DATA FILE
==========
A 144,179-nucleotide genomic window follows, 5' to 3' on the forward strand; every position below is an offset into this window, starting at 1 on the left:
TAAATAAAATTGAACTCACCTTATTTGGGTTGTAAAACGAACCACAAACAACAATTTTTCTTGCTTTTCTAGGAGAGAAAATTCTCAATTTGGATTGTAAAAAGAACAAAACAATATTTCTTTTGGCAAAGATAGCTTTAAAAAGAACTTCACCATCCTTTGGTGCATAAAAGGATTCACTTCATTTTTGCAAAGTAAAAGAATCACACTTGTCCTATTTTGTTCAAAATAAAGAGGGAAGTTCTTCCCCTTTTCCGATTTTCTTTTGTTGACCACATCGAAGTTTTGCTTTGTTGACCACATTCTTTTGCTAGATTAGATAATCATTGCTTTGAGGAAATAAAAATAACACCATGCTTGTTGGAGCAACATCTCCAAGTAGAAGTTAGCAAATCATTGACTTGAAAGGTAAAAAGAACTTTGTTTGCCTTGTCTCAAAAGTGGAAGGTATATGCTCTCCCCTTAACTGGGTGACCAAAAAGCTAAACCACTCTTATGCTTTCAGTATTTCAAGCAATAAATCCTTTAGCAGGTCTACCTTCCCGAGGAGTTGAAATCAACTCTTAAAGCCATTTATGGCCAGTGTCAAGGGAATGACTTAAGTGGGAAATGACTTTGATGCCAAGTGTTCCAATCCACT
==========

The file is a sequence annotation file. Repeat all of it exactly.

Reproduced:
A 144,179-nucleotide genomic window follows, 5' to 3' on the forward strand; every position below is an offset into this window, starting at 1 on the left:
TAAATAAAATTGAACTCACCTTATTTGGGTTGTAAAACGAACCACAAACAACAATTTTTCTTGCTTTTCTAGGAGAGAAAATTCTCAATTTGGATTGTAAAAAGAACAAAACAATATTTCTTTTGGCAAAGATAGCTTTAAAAAGAACTTCACCATCCTTTGGTGCATAAAAGGATTCACTTCATTTTTGCAAAGTAAAAGAATCACACTTGTCCTATTTTGTTCAAAATAAAGAGGGAAGTTCTTCCCCTTTTCCGATTTTCTTTTGTTGACCACATCGAAGTTTTGCTTTGTTGACCACATTCTTTTGCTAGATTAGATAATCATTGCTTTGAGGAAATAAAAATAACACCATGCTTGTTGGAGCAACATCTCCAAGTAGAAGTTAGCAAATCATTGACTTGAAAGGTAAAAAGAACTTTGTTTGCCTTGTCTCAAAAGTGGAAGGTATATGCTCTCCCCTTAACTGGGTGACCAAAAAGCTAAACCACTCTTATGCTTTCAGTATTTCAAGCAATAAATCCTTTAGCAGGTCTACCTTCCCGAGGAGTTGAAATCAACTCTTAAAGCCATTTATGGCCAGTGTCAAGGGAATGACTTAAGTGGGAAATGACTTTGATGCCAAGTGTTCCAATCCACT